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Steve Wozniak on Apple

Monday, August 28, 1995 by Dave Winer.

If Apple was the Beatles, Steve Jobs would have been Paul McCartney. The commercializer, pop icon.

Steve Wozniak, steve@woz.org, would have been a combination of John Lennon and Ringo Starr -- a combination poet and teddy bear.

It was Jobs's garage that Apple started in, but it was Wozniak's computer.

He read my current HotWired piece and not surprisingly, Steve had comments.



From: Steve Wozniak, steve@woz.org
 Permalink to From: Steve Wozniak, steve@woz.org<br>

Re: Apple is a Lousy Lover Permalink to Re: Apple is a Lousy Lover

I concur strongly but not wholeheartedly with your Apple comments.

Mike Markkula organized Apple as a marketing driven company. And Steve Jobs spoke out for buying the current technologies of the world and adding value by piecing them together to create complete, finished computers.

So Apple is not the company I had hoped it would be.

I always thought that a major player in the personal computer business, with their label on the products, would be composed of top engineers and multiple labs full of scientists developing new devices out of physics and chemistry. I only worked for HP and Apple. HP had lots of such labs. In fact they had chip manufacturing plants in each division around 1976, for a technological edge. HP was known inside and out as an engineering oriented company.

It seemed to me in recent years that new software diverted to the PC because of market share. You try to put the cause more on alienation of developers. Have you worked with executives of producers of major software titles who had full choice to choose which platforms to develop for? My experience tells me that they go for market share. But Apple had a lot of very dedicated fans who saw how right and good the Mac OS was, and would never switch. Extreme loyalty was perhaps Apple's strongest strength.

I feel that Apple has hurt and alienated both the loyal developers and loyal users. The developer who finds his platform and libraries and development language yanked back and forth finally gives up the loyalty. The user who buys a PowerBook full of red stickers "Ready for PowerPC upgrade" (I leave mine on) finds that the computer is dropped from Apple's line before the upgrade is even available.

You fall in love with one model of Mac and convince yourself what a great computer you have, and half a year later it's obsolete and uncertain to work with the niftiest apps of the future. Customer loyalty fades.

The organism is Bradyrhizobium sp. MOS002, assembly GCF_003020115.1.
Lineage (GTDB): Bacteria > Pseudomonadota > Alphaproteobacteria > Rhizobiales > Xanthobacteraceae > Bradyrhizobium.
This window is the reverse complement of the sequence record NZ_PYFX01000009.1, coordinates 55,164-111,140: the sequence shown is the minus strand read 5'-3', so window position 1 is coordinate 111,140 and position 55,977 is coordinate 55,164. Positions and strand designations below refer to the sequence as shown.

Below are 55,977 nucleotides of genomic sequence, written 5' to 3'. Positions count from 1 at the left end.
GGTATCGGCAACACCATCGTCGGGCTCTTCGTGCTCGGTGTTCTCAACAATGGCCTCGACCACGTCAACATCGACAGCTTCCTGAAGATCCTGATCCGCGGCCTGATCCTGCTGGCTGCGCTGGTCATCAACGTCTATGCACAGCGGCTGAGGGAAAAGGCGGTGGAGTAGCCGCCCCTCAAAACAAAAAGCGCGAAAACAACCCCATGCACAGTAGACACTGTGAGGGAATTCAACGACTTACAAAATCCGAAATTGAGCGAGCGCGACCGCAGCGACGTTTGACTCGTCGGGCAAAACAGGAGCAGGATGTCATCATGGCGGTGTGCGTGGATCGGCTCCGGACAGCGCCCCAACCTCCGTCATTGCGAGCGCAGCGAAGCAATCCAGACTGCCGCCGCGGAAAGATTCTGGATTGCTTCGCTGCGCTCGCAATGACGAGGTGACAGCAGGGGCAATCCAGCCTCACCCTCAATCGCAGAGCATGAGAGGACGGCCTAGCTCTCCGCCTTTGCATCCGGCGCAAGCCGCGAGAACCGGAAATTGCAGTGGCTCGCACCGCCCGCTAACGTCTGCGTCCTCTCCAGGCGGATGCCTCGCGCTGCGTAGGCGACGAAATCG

I think Apple lost a lot in the Microsoft lawsuit. Apple should have sued them for *not* copying the Mac as closely as possible. Had we gone to Microsoft and said "do anything the way we've already found is good, for 25 cents" the result might have been a commonality as beneficial to Apple as Microsoft. When you're comfortable with one OS because of all your skills, it's scary to change. Were the two platforms very similar, the comfort feeling wouldn't trap Mac users or PC users to their familiar machines.

John Sculley, and others, were outspoken as to the importance of Apple reaping great rewards by keeping everything proprietary, with examples of how US companies licensed away the world to the Japaneese. But the result is a totally owned and protected OS that leads to loyal users because it's hard to step out of it into an OS very different. So Mac users are trapped into Macs as long as the Mac is very different from the alternatives.

I feel most sorry that the best quality people are not solidly in the Mac camp anymore.

About me: I'm a private evangelist for the school district in Los Gatos, where I live. I had two goals in life, to be an engineer and to teach 5th grade. For several years I've been teaching computers to not only teachers but also 5th through 8th graders.

Steve Wozniak



Thanks Steve!

Dave Winer

PS: Steve has a website at http://www.woz.org. Running on a Mac, of course.

PPS: A lot of people don't know that DaveNet is also a weekly column on the HotWired website at http://www.hotwired.com/davenet/. Steve was actually replying to my 8/24/95 column on HotWired, not one of the DaveNets distributed via email.

PPPS: Reporters ask if they can quote my "Worldwide Trance" piece about the Windows 95 rollout. The answer is always yes. Everything in DaveNet is on the record and for attribution. No need to ask for permission.

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